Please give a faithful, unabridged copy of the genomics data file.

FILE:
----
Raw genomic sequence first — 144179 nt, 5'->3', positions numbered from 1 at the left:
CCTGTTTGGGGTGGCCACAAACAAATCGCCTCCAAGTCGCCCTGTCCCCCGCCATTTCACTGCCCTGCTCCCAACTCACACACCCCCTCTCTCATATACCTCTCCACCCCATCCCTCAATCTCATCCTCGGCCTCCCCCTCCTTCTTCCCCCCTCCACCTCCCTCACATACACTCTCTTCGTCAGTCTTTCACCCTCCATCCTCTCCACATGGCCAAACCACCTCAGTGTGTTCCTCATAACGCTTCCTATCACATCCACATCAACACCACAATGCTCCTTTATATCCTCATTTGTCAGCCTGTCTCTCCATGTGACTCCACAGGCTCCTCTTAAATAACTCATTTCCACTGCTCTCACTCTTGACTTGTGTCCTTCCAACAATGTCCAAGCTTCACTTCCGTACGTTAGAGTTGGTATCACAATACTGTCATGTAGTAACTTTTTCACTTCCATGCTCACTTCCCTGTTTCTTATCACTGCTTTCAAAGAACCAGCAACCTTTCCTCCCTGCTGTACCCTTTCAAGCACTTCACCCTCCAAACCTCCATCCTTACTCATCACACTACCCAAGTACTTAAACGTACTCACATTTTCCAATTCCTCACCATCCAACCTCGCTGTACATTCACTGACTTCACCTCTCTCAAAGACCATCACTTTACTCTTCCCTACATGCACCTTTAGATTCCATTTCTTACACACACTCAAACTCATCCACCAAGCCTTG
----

Raw genomic sequence first — 144179 nt, 5'->3', positions numbered from 1 at the left:
CCTGTTTGGGGTGGCCACAAACAAATCGCCTCCAAGTCGCCCTGTCCCCCGCCATTTCACTGCCCTGCTCCCAACTCACACACCCCCTCTCTCATATACCTCTCCACCCCATCCCTCAATCTCATCCTCGGCCTCCCCCTCCTTCTTCCCCCCTCCACCTCCCTCACATACACTCTCTTCGTCAGTCTTTCACCCTCCATCCTCTCCACATGGCCAAACCACCTCAGTGTGTTCCTCATAACGCTTCCTATCACATCCACATCAACACCACAATGCTCCTTTATATCCTCATTTGTCAGCCTGTCTCTCCATGTGACTCCACAGGCTCCTCTTAAATAACTCATTTCCACTGCTCTCACTCTTGACTTGTGTCCTTCCAACAATGTCCAAGCTTCACTTCCGTACGTTAGAGTTGGTATCACAATACTGTCATGTAGTAACTTTTTCACTTCCATGCTCACTTCCCTGTTTCTTATCACTGCTTTCAAAGAACCAGCAACCTTTCCTCCCTGCTGTACCCTTTCAAGCACTTCACCCTCCAAACCTCCATCCTTACTCATCACACTACCCAAGTACTTAAACGTACTCACATTTTCCAATTCCTCACCATCCAACCTCGCTGTACATTCACTGACTTCACCTCTCTCAAAGACCATCACTTTACTCTTCCCTACATGCACCTTTAGATTCCATTTCTTACACACACTCAAACTCATCCACCAAGCCTTG